June 7, 2014 in Opinion

Guest opinion: Here are ways to cut wildfire danger, costs

Ray Rasker
 

The West’s upcoming wildfire season holds the high risk of again being long, expensive and dangerous, with an acceleration of alarming trends that include more and bigger fires, and increased dangers and costs associated with the need to defend private homes. Unfortunately, what we have tried so far is not adequate to prepare for these developments. 

Already, wildland firefighting costs the U.S. Forest Service and Bureau of Land Management an average of $3 billion per year, triple the amount from a decade ago. At least one-third of the bill goes to defend private homes. In the past 10 years, the acres burned per fire doubled and the average fire burns twice as long. Since 2010, the number of structures destroyed tripled and firefighter fatalities rose fourfold. 

These trends will worsen because of climate change and continued homebuilding on fire-prone lands. The fire season is on average two months longer than in the 1970s. In Montana, recent records show a 1 degree Fahrenheit increase in summer temperatures more than doubles both the area burned and the cost to defend homes.

In addition, the housing market is picking up again, putting more people in harm’s way and driving up firefighting costs.  In Spokane County, for example, 65 percent of the Wildland-Urban Interface – the private lands adjacent to forested federal lands – is not yet developed.

The two most common approaches to reduce wildfire-related dangers and costs show that we still have a long way to go.  One attempt, like the popular Firewise program, is voluntary landowner education to increase the survivability of homes by clearing brush and nearby trees, creating defensible space, and using nonflammable building materials.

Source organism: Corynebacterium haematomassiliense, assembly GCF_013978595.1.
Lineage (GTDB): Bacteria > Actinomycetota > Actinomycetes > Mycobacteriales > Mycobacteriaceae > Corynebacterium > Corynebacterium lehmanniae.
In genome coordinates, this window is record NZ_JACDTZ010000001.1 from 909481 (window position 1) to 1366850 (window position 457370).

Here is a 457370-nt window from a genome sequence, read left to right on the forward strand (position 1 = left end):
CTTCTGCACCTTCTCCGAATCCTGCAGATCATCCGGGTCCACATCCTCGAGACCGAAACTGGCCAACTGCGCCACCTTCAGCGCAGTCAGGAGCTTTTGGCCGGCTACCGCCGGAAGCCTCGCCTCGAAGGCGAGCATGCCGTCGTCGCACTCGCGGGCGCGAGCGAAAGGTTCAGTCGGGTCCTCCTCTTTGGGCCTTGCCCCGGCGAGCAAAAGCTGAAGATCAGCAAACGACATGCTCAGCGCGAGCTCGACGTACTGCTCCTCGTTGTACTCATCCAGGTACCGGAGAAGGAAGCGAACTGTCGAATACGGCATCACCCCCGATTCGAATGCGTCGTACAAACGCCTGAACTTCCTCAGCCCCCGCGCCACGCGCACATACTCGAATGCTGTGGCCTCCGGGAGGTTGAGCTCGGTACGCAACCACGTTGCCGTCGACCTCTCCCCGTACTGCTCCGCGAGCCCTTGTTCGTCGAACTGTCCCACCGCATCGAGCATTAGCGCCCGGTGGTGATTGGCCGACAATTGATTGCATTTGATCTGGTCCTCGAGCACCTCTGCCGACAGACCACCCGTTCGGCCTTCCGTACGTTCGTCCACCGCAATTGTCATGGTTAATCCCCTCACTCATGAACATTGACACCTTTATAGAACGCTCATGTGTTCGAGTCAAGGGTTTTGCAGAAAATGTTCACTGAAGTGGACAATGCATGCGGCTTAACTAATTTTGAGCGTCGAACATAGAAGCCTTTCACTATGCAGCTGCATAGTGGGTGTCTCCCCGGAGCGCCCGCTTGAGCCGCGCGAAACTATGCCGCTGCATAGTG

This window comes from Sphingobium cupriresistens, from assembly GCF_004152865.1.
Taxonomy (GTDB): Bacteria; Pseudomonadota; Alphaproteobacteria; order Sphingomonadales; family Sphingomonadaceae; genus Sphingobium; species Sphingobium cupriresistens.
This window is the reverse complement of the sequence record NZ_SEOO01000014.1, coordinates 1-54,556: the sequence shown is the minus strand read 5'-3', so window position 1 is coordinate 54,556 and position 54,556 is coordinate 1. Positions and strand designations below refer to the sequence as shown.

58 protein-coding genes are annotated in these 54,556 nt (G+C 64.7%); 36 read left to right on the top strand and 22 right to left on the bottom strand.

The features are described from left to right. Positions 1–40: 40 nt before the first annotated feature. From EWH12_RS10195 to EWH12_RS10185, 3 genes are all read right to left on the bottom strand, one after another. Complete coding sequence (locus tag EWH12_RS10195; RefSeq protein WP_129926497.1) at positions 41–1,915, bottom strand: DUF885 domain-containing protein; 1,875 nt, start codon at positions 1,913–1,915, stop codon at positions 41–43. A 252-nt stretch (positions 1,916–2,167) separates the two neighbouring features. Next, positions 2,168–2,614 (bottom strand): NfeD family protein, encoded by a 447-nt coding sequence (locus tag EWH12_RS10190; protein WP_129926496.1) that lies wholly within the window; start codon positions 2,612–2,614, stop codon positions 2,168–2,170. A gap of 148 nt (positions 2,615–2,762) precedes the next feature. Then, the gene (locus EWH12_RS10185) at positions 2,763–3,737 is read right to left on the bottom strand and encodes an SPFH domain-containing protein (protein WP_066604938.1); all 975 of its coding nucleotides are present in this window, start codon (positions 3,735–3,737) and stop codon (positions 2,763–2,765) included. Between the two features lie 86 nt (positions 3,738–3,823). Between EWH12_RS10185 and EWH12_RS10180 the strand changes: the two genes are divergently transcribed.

This is the right approach on land already developed; yet only 2 percent of at-risk communities have adopted this tactic. Moreover, a recent study by Headwaters Economics found no relationship between Firewise participation and reduced wildfire suppression cost.

Another option is to reduce fuel loads in the forest. The Forest Service estimates about 230 million acres need treatment, but each year less than 3 million acres are thinned through logging or prescribed burning.

Now is the time to add a third idea that would improve local land-use planning and bring a level of cost accountability to the local governments that permit new homes and subdivisions. Today, national taxpayers fund much of the cost to suppress wildfires, and local governments do not face a financial risk when permitting homes on dangerous, fire-prone lands.

The solution therefore should encompass both stick and carrot.  First, bill local governments for their share of the firefighting costs to create a strong incentive for better planning. Second, provide land-use planning help, but performance-based, allocated in proportion to the community’s ability to reduce wildfire risks. 

These ideas do not mean a halt to homebuilding. Rather, they point to smarter development. For instance, we can reward homebuilders with higher density development rights if they cluster homes away from danger, behind a firebreak and close to a water source. 

Redirecting a substantial portion of the Forest Service’s $4.7 billion budget to risk prevention, including financial and technical assistance in land-use planning, would be welcome in understaffed rural communities. Also essential would be mapping to clearly identify areas most at risk from wildfire to alert people before they build. In select instances, it may even be cheaper to buy development rights from willing sellers to prevent further development. 

Across the West today, 84 percent of the Wildland-Urban Interface – the private lands adjacent to forested federal lands – is not yet developed. By managing the pace, scale and pattern of future development, and directing it away from the most dangerous and expensive places, we have the opportunity to better live with fire.

Ray Rasker, Ph.D., is the executive director at Headwaters Economics, a Bozeman, Mont.-based independent nonprofit research group that works to improve community development and land management decisions in the West.


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